Friday, 13 February 2015

Friday wrap-up: Planck, long-lived particles, dark matter, neutrinos...

Wherein I list some (mostly) recent happenings, ramble a bit, and provide links, in an order roughly determined by importance and relevance to particle physics.

  • As for the rest 2015 Planck release, the base cosmological parameters have hardly changed (see e.g. Table 1 of this paper). ΛCDM of course continues to explain everything extremely well. The $\Sigma m_\nu$ upper limit is down to 0.17 eV (Planck TT, TE, EE+lowP+BAO) at best, almost at a level to rule out an inverted hierarchy ($\Sigma m_\nu\gtrsim 0.1$ eV). $N_{eff}$ is still at 3.04 ± 0.18 (Planck TT, TE, EE+lowP+BAO), consistent with the standard value 3.046. There is no longer a hint of an excess there. As for inflation, Jester weighed in, and Planck present their results in this paper:


    Looks like the canonical Starobinsky $R^2$ inflation (1980) is taking the lead, but time will tell... experiments will need to probe at the level r~0.001 to test it.
  • BaBar released a new paper, "Search for Long-Lived Particles in e+e− Collisions". No significant signal is observed. It seems worth mentioning that they see a high local significance of events in the dimuon mode at $m_{\mu\mu}\approx 212$ MeV, which interestingly is very close to the HyperCP anomaly, but they say it is consistent with background from photon conversions. Anyway, from the point of view of a phenomenologist I especially like the effort BaBar has put into presenting their results in a model independent way. For example:

    1. They provide upper limits on $\sigma(e^+e^-\to LX)\mathcal{B}(L\to f)\epsilon(f)$, where $L$ is the long-lived particle and $f$ is the final state, which are completely agnostic of the production mechanism.
    2. They provide limits on $\mathcal{B}(B\to LX_s)\mathcal{B}(L\to f)$ where $X_s$ is "strange stuff", which reduces significantly some theoretical uncertainties for exotic $B$ decays and increases the possible signal yield.
    3. They look at six different two-body final states.
    4. On top of this, they will provide the full efficiency as a function of $m$, $c\tau$ and $p_T$ in supplementary material, so that their results can be reinterpreted.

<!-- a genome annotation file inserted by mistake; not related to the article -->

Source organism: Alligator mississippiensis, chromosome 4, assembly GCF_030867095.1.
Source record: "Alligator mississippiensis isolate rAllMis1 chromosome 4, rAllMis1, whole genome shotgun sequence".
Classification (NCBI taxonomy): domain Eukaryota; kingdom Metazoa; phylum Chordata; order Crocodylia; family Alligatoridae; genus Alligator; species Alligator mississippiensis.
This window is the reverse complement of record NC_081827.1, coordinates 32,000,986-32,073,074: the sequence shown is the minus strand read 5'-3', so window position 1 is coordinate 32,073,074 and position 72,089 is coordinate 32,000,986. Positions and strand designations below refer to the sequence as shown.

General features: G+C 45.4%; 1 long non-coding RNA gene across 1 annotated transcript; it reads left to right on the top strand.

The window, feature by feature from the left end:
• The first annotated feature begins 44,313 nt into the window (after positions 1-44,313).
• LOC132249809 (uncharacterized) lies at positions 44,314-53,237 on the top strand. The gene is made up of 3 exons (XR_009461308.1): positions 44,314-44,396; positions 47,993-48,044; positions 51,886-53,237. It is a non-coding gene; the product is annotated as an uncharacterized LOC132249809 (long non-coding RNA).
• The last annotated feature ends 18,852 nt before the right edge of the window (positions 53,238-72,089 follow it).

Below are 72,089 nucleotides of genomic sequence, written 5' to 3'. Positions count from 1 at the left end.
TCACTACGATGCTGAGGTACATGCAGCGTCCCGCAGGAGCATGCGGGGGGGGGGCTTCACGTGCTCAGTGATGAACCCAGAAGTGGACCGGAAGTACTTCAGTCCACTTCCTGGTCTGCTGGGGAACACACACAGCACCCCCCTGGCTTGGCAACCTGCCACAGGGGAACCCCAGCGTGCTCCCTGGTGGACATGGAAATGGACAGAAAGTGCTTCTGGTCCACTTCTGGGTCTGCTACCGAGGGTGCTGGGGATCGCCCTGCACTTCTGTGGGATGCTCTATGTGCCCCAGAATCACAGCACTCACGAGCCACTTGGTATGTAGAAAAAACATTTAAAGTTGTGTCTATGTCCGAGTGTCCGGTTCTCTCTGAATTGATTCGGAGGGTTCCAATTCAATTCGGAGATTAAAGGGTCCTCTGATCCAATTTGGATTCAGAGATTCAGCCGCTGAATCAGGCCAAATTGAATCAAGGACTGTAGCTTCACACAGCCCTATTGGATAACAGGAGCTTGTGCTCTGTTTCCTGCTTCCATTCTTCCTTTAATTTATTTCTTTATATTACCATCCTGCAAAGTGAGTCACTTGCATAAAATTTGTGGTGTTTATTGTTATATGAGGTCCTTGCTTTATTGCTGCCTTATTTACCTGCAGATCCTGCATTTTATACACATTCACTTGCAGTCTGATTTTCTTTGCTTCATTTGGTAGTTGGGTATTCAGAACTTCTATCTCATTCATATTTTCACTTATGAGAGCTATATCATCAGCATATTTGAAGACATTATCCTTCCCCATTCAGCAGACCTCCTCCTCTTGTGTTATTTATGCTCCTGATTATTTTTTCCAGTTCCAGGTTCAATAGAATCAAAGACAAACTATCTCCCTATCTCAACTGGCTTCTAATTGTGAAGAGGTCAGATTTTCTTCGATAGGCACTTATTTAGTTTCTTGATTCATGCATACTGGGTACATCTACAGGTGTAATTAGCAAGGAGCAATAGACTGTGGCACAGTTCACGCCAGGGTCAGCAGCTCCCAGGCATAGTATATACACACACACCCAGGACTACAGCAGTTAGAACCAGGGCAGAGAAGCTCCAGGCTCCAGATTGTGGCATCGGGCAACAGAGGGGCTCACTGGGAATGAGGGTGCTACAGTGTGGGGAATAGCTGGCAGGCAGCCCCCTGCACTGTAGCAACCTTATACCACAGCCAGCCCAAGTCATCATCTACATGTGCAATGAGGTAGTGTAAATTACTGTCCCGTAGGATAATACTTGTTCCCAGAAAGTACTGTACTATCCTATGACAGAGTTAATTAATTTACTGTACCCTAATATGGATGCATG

Very well done from BaBar. Their measurement has implications for a very simple extension of the Standard Model with a real singlet scalar mixing with the Higgs (a Higgs portal). I have quickly reinterpreted their Fig. 3 bounds (1 cm < $c\tau_L$ < 100 cm) on the $\mu^+\mu^-$, $\pi^+\pi^-$ and $K^+K^-$ final states, assuming the limit lines are $\mathcal{B}(B\to LX_s)\mathcal{B}(L\to f)\lesssim 10^{-6.5}$...



    The above plot shows exclusions (within solid lines) for the model as a function of light scalar mass and mixing (see a previous paper of ours). The incremental shadings represent different lifetime regions and the shaded region between 0.28 GeV and 4 GeV masses indicates a very uncertain region for branching predictions; between we choose the most recent calculation (still >20 years old!) below 1.4 GeV and a perturbative calculation above. The approximate exclusion from BaBar is shown as the purple dashed line. Indeed they are exploring previously unexplored parameter space of interest for an inflationary model of Bezrukov/Gorbunov (between black dashed lines). They are limited by difficult backgrounds between 0.37 GeV and 0.86 GeV masses. The purple dotted line indicates the region they would have excluded if they could limit $\mu^+\mu^-$ and $\pi^+\pi^-$ final states to the same level in that region. 
    I am interested to get my hands on the supplementary material when it is released.
  • new paper published in Nature Physics (not on the arXiv [edit: now it is]) this week is doing the rounds; it infers that there must be dark matter in the inner region (within the solar circle) of our own galaxy. It's behind a paywall, but there is a press release here. The main plot is below.

                      

    The authors have compiled an exhaustive list of rotation curve measurements (red), as well as gathered a set of models for the baryonic contribution from which they form their "baryonic bracket" (grey). The lower panel shows that all baryonic-only models are already ruled out at 5-sigma by the time we arrive at our galactic radii. Hence there must be a dark matter component in the inner Milky Way. They do not appeal to any dark matter density profile, so in that sense it is a model-independent result (but of course it is not independent of the baryonic models!). Nevertheless you can see that a typical Navarro-Frenk-White profile models the residuals extremely well. This is nice to know.